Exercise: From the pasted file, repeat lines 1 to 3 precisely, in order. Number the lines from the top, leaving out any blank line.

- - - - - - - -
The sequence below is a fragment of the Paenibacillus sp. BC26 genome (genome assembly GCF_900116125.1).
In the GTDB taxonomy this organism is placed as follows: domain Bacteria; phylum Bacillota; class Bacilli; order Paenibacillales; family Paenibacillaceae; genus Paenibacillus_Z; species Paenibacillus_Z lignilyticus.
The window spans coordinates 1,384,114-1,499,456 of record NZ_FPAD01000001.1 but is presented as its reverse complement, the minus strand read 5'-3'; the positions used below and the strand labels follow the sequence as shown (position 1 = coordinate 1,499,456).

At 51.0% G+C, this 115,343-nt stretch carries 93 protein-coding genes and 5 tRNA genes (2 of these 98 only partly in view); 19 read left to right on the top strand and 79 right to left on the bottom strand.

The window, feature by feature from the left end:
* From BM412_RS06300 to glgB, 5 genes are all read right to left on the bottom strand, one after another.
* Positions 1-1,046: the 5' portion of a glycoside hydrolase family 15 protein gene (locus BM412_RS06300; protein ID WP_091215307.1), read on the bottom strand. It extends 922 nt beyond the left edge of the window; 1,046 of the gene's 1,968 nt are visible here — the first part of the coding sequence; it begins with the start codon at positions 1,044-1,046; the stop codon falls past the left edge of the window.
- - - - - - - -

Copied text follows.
The sequence below is a fragment of the Paenibacillus sp. BC26 genome (genome assembly GCF_900116125.1).
In the GTDB taxonomy this organism is placed as follows: domain Bacteria; phylum Bacillota; class Bacilli; order Paenibacillales; family Paenibacillaceae; genus Paenibacillus_Z; species Paenibacillus_Z lignilyticus.
The window spans coordinates 1,384,114-1,499,456 of record NZ_FPAD01000001.1 but is presented as its reverse complement, the minus strand read 5'-3'; the positions used below and the strand labels follow the sequence as shown (position 1 = coordinate 1,499,456).